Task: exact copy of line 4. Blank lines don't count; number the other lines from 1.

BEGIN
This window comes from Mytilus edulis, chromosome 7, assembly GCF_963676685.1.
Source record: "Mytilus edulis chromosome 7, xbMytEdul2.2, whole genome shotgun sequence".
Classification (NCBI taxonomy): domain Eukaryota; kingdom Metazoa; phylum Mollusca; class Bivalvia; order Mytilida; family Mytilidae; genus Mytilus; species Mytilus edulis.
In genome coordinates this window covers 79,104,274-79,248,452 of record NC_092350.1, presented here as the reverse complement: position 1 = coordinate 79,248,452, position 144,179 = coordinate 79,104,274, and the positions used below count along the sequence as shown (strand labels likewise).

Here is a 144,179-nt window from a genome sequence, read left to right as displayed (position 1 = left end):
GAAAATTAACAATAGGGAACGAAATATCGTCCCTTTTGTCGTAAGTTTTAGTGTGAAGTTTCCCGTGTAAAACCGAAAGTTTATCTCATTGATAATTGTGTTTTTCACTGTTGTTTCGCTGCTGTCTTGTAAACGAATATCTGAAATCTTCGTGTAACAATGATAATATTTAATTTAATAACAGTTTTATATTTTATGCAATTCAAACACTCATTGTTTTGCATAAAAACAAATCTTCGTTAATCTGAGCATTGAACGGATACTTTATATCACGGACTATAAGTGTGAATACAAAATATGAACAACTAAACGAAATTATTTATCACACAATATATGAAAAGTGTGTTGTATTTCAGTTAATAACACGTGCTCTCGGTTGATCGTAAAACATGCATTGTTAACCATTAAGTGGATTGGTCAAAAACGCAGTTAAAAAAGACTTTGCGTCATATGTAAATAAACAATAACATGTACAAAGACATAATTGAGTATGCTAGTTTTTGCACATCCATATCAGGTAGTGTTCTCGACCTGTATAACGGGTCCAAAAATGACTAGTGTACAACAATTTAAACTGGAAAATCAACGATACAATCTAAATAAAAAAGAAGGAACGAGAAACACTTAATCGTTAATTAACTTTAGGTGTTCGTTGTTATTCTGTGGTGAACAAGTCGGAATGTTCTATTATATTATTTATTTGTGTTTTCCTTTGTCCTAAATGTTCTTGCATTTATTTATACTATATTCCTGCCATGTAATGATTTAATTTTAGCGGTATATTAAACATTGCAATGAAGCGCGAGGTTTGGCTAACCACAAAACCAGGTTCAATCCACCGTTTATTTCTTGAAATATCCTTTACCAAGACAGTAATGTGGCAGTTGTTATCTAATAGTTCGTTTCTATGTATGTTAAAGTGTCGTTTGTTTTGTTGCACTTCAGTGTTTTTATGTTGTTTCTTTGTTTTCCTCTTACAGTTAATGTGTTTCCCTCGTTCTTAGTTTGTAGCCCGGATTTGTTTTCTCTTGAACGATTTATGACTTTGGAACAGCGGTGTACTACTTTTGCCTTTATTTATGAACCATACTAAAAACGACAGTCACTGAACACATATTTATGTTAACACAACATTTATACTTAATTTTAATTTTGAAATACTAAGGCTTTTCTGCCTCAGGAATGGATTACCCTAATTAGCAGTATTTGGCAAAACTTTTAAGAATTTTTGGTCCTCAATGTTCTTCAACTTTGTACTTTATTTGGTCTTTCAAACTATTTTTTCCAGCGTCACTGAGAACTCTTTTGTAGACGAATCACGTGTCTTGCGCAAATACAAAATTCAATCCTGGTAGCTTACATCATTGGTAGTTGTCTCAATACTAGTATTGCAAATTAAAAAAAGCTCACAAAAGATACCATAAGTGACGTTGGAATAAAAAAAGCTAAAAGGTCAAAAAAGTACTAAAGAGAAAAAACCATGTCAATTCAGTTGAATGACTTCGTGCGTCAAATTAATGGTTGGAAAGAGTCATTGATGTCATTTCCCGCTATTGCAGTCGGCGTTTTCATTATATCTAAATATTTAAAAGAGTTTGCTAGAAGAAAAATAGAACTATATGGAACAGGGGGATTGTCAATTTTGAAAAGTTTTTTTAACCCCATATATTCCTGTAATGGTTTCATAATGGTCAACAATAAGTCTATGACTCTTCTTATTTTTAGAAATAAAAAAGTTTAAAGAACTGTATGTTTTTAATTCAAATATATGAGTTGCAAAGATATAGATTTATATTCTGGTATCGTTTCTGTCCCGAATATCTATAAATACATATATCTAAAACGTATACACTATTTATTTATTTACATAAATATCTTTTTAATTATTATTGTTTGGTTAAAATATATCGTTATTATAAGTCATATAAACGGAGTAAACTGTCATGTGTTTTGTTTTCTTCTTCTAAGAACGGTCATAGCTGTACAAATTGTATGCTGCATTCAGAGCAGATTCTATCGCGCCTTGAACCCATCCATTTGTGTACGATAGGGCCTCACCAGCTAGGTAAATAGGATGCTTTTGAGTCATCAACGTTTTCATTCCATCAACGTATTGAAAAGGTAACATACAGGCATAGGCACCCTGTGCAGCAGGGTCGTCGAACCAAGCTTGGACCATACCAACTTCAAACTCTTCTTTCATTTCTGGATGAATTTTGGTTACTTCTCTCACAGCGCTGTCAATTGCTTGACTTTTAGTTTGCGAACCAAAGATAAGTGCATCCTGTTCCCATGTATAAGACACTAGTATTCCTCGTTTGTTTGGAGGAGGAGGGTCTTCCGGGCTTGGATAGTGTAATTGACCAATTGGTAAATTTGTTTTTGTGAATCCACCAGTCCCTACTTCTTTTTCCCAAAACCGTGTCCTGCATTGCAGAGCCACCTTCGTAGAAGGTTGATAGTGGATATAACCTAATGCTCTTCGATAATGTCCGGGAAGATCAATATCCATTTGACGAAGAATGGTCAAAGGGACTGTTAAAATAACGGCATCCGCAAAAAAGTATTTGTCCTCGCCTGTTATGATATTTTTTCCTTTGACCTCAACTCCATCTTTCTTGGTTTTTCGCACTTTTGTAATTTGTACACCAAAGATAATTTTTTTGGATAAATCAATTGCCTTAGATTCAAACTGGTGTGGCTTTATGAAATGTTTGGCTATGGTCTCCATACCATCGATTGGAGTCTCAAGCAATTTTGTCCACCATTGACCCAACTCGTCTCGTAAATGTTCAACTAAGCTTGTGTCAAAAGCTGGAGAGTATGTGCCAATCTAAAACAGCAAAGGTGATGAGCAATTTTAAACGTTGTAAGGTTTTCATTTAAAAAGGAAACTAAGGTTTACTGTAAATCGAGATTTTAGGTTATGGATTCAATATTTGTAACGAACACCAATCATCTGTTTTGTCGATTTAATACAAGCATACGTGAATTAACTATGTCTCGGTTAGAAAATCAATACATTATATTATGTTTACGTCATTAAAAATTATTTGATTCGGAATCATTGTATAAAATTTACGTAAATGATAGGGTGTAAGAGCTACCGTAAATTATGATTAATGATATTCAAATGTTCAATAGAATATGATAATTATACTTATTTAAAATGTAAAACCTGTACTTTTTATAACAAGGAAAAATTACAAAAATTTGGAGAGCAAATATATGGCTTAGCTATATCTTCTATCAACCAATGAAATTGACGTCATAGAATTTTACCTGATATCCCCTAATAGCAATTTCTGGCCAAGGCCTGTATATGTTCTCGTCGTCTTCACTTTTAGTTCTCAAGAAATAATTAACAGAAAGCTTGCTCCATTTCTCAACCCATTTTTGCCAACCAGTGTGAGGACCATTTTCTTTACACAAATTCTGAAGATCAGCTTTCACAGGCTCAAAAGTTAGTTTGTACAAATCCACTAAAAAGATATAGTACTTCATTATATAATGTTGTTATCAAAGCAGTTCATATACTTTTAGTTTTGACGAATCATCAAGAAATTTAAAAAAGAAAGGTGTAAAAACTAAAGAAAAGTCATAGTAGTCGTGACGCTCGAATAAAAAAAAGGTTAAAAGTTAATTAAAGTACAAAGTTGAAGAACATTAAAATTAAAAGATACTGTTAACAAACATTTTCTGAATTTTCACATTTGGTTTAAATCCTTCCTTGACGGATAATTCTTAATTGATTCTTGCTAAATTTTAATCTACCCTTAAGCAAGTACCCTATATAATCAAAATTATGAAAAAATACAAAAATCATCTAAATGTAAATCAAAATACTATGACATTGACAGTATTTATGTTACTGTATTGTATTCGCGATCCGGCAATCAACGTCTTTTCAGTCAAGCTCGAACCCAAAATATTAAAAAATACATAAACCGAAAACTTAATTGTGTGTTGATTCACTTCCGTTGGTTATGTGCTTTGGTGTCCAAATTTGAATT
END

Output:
In genome coordinates this window covers 79,104,274-79,248,452 of record NC_092350.1, presented here as the reverse complement: position 1 = coordinate 79,248,452, position 144,179 = coordinate 79,104,274, and the positions used below count along the sequence as shown (strand labels likewise).